(A) Traces from VTA DA neurons showing pairs of EPSCs (50 ms ISI) during baseline (top) and following oxytocin application (bottom). From left to right, example traces reflect: the control condition with no additional compounds, the OxtR antagonist L368,899, the PLC blocker U73122, and the V1aR antagonist SR49059. Traces for each neuron are normalized to the amplitude of the first evoked response in the baseline condition. (B) Summary results show paired-pulse ratio during baseline and following oxytocin application in control condition, in the presence of OxtR antagonist L368,899, PLC blocker U73122, and V1aR antagonist SR49059 separately. **p<0.01, Wilcoxon matched-pairs signed rank test. For each condition respectively, n = 8 neurons from six mice, 6 neurons from five mice, 6 neurons from four mice, and 8 neurons from five mice. (C) Summary results show PPR change of the evoked EPSC of VTA DA neurons in response to light stimulation (marked in blue). n = 9 neurons from six mice. Insets show example pairs of EPSCs (50 ms ISI) from one VTA DA neuron at 0 s (before light stimulation) and 120 s (after light stimulation). (D) Summary data for light stimulation-induced EPSC PPR changes with and without OxtR antagonist (L368,899). **p<0.01, Wilcoxon matched-pairs signed rank test, n = 9 neurons from six mice for control condition, n = 6 neurons from four mice in the presence of OxtR antagonist. (E) Example traces show spontaneous EPSCs (sEPSCs, marked with green stars) during baseline (top) and following oxytocin application (bottom). (F) Left: distributions of sEPSC inter-event intervals (IEI) during baseline and following oxytocin application, with summary data for sEPSC frequency. Right: distributions of sEPSC amplitudes and summary data for sEPSC amplitude during baseline and oxytocin application. *p<0.05, Wilcoxon matched-pairs signed rank test, n = 6 neurons from five mice. (G) Left: projection of a z-stack from a VTA DA neuron filled with Alexa Fluor 488 acquired on a two-photon laser-scanning microscope. Right: higher magnification image of the dendrite. Green circle marks the uncaging spot. (H) Example traces of paired uncaging-evoked EPSCs (uEPSCs) at 50 ms ISI, from one dendritic spine during baseline condition (top) and oxytocin application (bottom). Red triangles mark uncaging time-points. (I) Left: summary data for uEPSC amplitudes in a group of dendritic spines from VTA DA neurons during baseline and following oxytocin application. p=0.813, Wilcoxon matched-pairs signed rank test, n = 5 dendritic spines from 4 neurons in three mice. Right: summary data for all uEPSC amplitudes across conditions. p=0.191, Mann-Whitney test, n = 17 dendritic spines for each condition from 16 neurons in four mice. (J) Same as (I), but for paired-pulse ratio. Error bars reflect SEM.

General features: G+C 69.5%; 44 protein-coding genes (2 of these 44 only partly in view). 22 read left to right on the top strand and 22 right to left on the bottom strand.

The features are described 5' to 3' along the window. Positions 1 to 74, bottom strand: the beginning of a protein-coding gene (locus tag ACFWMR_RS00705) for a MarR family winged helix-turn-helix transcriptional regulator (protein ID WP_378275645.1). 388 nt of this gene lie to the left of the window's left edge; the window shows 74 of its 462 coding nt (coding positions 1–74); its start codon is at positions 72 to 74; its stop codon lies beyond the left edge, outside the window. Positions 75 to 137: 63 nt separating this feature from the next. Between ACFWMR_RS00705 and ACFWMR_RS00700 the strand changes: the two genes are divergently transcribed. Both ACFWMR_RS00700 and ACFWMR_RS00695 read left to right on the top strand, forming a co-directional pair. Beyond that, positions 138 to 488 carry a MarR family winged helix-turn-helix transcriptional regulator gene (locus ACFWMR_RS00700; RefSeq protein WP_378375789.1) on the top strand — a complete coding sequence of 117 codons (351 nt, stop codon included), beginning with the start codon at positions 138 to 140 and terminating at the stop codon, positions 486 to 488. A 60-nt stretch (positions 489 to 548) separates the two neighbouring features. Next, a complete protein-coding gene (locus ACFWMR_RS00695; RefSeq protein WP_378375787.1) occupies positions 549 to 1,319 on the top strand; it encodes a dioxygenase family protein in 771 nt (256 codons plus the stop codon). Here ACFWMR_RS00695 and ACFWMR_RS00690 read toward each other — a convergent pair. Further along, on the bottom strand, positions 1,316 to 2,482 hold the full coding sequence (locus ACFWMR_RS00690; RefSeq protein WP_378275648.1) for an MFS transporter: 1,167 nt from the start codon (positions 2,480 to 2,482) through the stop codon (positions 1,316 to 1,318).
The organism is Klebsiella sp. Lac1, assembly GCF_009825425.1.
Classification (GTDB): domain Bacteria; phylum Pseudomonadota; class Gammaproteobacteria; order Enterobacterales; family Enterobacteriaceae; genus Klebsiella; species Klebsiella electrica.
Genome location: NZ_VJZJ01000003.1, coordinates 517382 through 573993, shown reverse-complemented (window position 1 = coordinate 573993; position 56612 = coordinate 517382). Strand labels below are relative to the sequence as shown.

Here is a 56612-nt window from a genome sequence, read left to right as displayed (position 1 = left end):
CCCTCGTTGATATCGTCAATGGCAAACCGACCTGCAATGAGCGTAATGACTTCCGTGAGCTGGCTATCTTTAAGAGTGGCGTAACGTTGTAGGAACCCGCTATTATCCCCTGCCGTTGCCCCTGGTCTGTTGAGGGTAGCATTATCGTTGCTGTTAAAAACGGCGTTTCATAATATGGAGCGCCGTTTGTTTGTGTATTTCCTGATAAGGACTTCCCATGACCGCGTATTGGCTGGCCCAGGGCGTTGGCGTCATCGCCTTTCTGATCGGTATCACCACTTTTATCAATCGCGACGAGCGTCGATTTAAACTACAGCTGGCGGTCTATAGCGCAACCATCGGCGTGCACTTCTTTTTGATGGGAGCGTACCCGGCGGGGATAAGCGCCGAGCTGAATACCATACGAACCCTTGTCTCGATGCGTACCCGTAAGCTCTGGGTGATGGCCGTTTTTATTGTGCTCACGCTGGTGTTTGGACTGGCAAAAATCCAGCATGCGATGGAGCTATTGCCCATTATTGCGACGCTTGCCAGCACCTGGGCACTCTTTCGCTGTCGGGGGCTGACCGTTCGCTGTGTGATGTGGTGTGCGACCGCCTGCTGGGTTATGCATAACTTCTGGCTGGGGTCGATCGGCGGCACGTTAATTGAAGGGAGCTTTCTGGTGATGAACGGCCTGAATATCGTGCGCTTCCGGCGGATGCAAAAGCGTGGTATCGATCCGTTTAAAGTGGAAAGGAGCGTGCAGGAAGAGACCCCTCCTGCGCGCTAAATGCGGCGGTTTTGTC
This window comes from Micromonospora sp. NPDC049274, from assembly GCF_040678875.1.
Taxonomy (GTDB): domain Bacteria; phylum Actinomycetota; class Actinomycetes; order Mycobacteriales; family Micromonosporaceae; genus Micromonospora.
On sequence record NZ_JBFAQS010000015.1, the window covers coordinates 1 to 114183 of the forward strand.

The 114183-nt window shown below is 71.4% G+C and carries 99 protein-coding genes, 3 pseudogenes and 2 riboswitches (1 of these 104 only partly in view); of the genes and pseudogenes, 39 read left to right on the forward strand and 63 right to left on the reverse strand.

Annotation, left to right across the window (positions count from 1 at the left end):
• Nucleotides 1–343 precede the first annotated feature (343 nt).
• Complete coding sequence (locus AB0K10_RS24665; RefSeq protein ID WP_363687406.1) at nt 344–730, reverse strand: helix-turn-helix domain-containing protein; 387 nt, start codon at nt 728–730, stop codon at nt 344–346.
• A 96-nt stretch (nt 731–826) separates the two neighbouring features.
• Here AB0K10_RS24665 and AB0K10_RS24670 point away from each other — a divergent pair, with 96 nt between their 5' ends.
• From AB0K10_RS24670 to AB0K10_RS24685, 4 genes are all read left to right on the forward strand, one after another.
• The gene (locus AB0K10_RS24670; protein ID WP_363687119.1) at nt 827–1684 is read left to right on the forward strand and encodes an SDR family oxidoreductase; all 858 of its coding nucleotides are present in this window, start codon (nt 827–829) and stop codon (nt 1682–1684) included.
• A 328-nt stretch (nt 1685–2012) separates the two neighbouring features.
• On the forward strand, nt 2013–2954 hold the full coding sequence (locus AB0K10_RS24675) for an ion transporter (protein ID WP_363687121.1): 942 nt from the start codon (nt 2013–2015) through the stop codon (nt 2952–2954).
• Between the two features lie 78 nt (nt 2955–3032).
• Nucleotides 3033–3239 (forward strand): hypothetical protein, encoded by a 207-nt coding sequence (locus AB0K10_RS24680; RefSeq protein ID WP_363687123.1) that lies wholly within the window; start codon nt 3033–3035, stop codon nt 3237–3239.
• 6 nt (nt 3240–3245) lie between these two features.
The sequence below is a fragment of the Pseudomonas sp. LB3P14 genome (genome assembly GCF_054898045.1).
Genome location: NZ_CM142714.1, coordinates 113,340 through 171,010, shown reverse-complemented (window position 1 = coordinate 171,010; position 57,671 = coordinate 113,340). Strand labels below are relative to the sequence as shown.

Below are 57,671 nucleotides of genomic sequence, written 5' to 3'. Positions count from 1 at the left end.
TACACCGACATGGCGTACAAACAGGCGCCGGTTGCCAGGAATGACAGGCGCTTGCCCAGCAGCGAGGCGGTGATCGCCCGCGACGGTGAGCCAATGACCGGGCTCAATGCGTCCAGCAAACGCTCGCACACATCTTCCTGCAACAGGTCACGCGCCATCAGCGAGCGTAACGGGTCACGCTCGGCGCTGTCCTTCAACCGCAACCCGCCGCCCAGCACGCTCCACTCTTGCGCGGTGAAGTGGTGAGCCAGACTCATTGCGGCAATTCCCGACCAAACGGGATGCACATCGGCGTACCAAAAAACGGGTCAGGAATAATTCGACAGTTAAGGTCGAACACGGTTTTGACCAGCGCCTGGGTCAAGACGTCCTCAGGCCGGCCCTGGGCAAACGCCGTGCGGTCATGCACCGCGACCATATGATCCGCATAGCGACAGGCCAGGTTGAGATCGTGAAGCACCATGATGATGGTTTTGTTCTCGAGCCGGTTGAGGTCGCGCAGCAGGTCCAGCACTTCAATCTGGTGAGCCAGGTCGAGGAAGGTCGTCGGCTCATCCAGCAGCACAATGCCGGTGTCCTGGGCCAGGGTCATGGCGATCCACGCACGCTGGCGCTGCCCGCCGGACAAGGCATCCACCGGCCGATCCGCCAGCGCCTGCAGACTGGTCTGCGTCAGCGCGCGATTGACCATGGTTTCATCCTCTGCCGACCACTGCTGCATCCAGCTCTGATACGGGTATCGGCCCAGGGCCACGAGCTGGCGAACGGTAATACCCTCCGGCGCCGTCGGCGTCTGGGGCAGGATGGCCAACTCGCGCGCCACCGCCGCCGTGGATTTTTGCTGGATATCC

https://doi.org/10.7554/eLife.33892.007